Friday, March 10, 2006

No easy Vista booting on Intel Mac

No Vista on Mac's horizon | CNET
I felt a great disturbance in the Force, as if millions of voices suddenly cried out in terror and were suddenly silenced.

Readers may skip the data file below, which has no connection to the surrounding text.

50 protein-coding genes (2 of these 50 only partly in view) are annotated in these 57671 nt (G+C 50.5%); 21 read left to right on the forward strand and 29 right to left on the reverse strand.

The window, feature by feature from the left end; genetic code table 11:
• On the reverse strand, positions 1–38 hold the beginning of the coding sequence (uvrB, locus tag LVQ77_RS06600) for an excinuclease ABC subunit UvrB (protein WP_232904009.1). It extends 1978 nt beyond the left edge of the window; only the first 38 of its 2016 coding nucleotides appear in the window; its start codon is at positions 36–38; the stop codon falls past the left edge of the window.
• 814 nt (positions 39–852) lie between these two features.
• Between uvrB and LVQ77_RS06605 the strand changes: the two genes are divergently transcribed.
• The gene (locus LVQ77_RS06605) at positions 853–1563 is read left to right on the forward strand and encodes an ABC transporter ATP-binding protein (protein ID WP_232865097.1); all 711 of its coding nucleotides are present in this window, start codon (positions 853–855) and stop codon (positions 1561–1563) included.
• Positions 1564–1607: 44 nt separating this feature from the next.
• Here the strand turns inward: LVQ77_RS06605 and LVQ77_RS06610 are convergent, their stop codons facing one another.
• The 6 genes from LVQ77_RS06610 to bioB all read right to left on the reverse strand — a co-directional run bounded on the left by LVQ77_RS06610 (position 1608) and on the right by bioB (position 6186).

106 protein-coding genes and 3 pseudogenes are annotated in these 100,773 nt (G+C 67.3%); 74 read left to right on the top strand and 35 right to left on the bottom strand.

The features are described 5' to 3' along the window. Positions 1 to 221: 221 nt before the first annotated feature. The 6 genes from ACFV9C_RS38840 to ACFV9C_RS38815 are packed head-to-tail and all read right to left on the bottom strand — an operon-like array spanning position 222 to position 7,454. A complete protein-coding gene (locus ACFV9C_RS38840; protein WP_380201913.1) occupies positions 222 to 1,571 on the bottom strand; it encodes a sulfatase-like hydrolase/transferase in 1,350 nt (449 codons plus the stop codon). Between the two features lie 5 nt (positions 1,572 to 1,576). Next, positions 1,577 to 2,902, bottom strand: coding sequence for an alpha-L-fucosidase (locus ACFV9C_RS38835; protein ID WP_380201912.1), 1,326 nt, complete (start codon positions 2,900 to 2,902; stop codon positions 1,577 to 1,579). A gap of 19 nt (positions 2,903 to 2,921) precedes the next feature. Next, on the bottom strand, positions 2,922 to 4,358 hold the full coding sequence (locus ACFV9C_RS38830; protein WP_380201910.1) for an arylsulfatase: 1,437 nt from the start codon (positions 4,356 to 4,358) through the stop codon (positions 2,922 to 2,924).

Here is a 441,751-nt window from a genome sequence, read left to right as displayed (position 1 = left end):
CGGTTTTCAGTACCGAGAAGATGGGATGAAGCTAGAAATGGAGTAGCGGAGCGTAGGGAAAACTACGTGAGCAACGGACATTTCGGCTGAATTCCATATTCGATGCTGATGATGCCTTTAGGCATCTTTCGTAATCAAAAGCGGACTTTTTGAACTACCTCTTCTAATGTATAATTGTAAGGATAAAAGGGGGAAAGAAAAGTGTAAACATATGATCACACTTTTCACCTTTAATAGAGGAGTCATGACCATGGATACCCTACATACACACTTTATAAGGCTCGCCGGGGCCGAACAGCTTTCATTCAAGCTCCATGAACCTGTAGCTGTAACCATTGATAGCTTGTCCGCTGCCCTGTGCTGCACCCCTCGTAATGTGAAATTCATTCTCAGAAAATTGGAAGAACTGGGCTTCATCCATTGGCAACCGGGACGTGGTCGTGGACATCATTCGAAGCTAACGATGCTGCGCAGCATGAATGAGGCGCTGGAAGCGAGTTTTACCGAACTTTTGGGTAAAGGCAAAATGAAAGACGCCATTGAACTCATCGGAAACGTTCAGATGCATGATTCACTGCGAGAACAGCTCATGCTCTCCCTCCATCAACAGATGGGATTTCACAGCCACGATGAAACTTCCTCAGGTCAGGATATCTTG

-Obi-Wan Kenobi, Star Wars As news that Windows Vista won't natively or easily boot on Intel Macs has spread I can only imagine that millions of technology enthusiats like myself that had A New Hope of using one piece of hardware, a Mac, to run both OS X and Windows and in turn their applications have cried out in anger and frustration at this turn of events. Why won't Vista run on Mactels? Simple really. Apple in designing their hardware decided to use the modern pre-OS hardware initilization environment, Intel's Extensible Firmware Interface (EFI), instead of the 20-year old BIOS standard that Windows-based hardware uses. Apple also did not include any backward compatibility junk in their EFI implementation. This is all quite sensible for Apple, new hardware platform, start with the best stuff you can get now, avoid all the old stuff that has caused PC manufacturers and users so much trouble over the years (aka BIOS). It was widely expected that Windows Vista would support booting on 32-bit processors using EFI. Just like replacing PCI with AGP, or Serial ports with USB, replacing BIOS with EFI was long overdue. However, that feature has now been dropped, essentially relegating Windows hardware to continued use of BIOS forever. The Microsoft explanation for not supporting EFI is questionable. You could of course create benign explanations for this (Vista is way late so dropping any features helps, there is no hardware besides Macs to test on, Apple is not a Windows licensee) but the conspiracy theories are flying fast and furious. I am just disappointed. I am disappointed that Apple doesn't realize they could sell a ton of Macs if there was Windows support. I am disappointed in MS that they had the opportunity to drive EFI adoption, even if Apple wasn't i n the picture, and they choose to stay legacy. Dual-booting Windows and OS X was always a last resort option anyway. When I switched from the Win 9x line to NT 4.0 back in the day (96-97), I dual-booting for the occasional game or app that only ran on the 9x codebase, but it was so much hassle I just eventually started choosing games that supported NT. But this "fallback" for Intel Macs has not "officially" been closed. There is always hope that hackers will figure out a way, but its going to be time-consuming and painful, which means I probably won't bother. So what hope is left for easily running Windows application on Mactels? You are pretty much left with emulation or Darwine. Darwine 0.9.9 was released on March 6, 2006. The nearly mythical 1.0 release may just be around the corner, but no word that I can find right now on compatibility or how this release works on Mactels. As for emulation, has a good summary of the current state of emulators that have Mactel support. All of the emulators are current PPC-based products that have been or are being ported to Intel Macs with a big change in the the code, they will no longer emulate the CPU and have to do CPU instruction set translation. This should be a huge performance boost, how much is yet to be seen. But its not going to be native speed, think of running Windows in VMWare on a Windows machine, its passable depending on the speed of your CPU and how much RAM you have. It may be enough, but it is gong to take more time to get this sorted out. Still no word on if VMWare is going to port to OS X Intel, but it makes to much sense for them not to.